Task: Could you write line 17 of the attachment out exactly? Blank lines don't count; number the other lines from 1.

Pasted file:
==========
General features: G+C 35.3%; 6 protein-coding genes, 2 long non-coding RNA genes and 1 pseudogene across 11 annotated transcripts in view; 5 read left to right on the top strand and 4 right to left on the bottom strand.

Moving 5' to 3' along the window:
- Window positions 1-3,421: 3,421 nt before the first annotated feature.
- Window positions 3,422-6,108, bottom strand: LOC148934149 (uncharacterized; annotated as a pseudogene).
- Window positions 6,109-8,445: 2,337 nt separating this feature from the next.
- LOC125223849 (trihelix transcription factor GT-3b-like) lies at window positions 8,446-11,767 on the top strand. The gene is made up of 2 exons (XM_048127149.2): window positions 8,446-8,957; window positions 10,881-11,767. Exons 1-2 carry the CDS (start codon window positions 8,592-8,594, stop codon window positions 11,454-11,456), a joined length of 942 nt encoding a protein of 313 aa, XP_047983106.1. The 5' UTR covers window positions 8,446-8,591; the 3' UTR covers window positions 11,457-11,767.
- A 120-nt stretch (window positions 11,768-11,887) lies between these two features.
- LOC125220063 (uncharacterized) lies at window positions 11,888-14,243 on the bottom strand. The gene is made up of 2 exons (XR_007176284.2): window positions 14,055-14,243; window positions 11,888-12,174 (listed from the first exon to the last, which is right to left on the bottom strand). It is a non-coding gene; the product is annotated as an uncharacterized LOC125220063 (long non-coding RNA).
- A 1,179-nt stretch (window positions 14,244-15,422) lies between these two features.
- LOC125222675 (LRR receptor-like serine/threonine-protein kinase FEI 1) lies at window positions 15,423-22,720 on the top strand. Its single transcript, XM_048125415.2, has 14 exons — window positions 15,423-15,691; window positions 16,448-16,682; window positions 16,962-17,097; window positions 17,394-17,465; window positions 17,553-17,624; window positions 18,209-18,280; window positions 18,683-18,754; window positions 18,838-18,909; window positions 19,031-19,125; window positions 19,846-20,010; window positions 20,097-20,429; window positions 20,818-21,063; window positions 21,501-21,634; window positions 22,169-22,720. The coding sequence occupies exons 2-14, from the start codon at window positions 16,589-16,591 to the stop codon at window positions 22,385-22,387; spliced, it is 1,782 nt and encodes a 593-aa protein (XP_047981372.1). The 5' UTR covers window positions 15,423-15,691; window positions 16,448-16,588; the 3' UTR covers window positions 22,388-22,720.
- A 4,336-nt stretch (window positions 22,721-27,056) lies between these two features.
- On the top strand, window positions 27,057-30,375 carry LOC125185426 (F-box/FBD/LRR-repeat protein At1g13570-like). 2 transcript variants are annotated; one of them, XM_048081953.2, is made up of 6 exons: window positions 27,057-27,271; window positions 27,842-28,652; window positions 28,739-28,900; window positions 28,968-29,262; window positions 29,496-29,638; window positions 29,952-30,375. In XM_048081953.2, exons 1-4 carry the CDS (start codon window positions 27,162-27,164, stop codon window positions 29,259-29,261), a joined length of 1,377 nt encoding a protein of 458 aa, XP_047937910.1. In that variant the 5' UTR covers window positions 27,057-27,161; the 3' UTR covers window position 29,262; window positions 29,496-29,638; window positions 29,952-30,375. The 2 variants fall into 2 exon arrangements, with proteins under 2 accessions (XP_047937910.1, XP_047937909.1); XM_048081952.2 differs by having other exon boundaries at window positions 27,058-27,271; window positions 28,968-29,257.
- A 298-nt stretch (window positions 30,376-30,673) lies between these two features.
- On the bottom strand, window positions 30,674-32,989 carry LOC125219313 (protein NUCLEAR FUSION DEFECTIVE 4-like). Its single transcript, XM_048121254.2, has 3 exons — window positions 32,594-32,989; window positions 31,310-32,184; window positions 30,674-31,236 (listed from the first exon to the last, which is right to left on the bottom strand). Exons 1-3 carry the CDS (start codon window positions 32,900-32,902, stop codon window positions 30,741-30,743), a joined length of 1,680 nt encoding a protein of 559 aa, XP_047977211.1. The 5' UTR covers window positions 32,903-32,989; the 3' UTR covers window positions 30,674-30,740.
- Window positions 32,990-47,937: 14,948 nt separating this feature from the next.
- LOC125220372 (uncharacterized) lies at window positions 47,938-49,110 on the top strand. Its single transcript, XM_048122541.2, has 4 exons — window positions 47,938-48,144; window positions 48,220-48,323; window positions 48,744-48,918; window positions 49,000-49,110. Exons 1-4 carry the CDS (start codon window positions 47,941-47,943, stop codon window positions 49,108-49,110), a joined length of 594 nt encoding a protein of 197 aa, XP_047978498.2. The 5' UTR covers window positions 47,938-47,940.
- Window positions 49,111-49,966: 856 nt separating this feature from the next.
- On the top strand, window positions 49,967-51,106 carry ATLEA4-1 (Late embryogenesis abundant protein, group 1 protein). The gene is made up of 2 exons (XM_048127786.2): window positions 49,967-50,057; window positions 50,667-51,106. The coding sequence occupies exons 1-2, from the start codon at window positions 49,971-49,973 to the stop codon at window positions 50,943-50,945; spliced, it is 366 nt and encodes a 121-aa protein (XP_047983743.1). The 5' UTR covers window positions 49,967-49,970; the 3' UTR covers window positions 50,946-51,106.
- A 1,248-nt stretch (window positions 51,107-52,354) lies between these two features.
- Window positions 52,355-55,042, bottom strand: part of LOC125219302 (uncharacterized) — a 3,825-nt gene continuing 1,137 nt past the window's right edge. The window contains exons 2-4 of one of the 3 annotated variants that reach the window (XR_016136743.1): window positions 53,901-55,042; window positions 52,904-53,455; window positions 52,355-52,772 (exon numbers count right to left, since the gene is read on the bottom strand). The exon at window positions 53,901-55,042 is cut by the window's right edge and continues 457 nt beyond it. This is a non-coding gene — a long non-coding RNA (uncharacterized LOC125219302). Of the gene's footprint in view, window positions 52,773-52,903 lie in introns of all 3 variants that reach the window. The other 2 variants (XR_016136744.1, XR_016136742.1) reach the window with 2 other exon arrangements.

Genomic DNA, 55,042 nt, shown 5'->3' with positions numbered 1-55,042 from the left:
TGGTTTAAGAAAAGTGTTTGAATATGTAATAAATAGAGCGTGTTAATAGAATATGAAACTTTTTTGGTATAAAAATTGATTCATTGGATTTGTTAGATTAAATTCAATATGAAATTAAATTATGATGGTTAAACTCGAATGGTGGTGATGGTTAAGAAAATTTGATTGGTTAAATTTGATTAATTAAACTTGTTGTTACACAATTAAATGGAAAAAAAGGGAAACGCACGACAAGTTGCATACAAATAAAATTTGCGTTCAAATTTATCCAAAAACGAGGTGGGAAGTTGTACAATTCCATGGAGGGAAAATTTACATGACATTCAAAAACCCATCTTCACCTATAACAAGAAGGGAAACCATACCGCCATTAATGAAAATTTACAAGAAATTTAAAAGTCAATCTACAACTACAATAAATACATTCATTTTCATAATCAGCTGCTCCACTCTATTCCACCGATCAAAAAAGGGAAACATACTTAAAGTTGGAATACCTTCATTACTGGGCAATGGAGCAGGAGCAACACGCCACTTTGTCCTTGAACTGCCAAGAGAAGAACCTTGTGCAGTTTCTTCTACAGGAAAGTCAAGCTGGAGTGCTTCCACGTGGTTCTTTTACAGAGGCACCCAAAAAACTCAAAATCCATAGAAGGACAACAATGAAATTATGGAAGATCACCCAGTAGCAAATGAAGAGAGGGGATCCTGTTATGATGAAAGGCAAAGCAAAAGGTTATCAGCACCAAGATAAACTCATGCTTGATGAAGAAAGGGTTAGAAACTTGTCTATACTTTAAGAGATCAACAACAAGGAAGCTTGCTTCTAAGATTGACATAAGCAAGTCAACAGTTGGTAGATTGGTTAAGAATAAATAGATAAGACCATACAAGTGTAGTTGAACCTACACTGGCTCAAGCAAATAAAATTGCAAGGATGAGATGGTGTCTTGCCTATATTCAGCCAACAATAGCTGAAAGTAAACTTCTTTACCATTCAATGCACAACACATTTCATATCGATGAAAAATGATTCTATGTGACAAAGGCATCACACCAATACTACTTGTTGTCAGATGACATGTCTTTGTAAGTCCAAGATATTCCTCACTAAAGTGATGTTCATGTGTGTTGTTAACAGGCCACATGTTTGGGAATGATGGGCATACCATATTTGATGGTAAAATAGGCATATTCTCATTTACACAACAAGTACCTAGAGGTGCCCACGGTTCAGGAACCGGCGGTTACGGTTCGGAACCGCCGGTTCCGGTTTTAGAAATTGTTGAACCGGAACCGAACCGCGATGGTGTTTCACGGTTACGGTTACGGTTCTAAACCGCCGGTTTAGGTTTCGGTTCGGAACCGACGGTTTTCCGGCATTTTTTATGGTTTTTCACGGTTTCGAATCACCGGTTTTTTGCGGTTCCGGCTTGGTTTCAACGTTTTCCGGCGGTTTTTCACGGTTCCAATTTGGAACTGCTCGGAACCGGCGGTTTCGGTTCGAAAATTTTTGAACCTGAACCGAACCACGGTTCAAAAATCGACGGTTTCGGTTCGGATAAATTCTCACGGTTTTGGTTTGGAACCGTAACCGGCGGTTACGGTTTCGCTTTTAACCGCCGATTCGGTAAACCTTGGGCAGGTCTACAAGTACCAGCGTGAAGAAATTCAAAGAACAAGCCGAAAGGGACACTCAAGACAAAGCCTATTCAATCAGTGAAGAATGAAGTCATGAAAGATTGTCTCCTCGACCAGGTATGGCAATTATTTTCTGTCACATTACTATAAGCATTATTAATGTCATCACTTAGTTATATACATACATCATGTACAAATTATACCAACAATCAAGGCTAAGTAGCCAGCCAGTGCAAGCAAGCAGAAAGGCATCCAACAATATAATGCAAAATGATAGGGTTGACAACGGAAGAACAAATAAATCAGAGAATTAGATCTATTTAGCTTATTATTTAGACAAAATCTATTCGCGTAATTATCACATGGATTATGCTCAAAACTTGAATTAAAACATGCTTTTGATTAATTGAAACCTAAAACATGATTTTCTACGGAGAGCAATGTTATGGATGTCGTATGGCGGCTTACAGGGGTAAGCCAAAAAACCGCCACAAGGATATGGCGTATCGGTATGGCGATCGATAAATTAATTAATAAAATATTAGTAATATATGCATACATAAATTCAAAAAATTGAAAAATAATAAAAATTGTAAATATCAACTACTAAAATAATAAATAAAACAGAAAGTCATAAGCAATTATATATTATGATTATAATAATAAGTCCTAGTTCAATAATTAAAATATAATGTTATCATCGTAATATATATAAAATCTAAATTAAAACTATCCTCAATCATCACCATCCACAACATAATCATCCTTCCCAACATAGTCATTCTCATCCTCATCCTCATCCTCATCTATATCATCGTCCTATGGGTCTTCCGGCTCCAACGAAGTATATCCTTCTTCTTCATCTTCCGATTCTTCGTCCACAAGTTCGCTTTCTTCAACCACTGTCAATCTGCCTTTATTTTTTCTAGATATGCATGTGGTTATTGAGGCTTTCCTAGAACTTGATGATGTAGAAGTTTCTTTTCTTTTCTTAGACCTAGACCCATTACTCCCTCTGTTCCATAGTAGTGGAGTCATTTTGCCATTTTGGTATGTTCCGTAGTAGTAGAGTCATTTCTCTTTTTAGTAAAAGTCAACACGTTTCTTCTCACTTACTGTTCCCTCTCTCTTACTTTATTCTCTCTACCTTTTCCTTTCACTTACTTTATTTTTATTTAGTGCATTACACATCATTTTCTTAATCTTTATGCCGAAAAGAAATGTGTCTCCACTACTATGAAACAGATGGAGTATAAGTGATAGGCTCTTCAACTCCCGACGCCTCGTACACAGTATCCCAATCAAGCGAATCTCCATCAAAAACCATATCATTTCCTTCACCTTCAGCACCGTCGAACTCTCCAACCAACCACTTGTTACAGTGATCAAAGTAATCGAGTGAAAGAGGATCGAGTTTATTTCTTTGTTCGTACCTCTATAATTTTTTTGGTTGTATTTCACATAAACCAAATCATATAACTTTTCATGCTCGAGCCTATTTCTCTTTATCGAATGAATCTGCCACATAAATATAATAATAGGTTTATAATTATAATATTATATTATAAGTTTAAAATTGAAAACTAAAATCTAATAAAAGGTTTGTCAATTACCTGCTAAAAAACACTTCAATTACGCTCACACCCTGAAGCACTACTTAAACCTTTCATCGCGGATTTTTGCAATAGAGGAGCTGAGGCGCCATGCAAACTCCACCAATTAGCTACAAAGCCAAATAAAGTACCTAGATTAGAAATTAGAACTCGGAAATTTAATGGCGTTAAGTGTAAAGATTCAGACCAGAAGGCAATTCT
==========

- Window positions 49,111-49,966: 856 nt separating this feature from the next.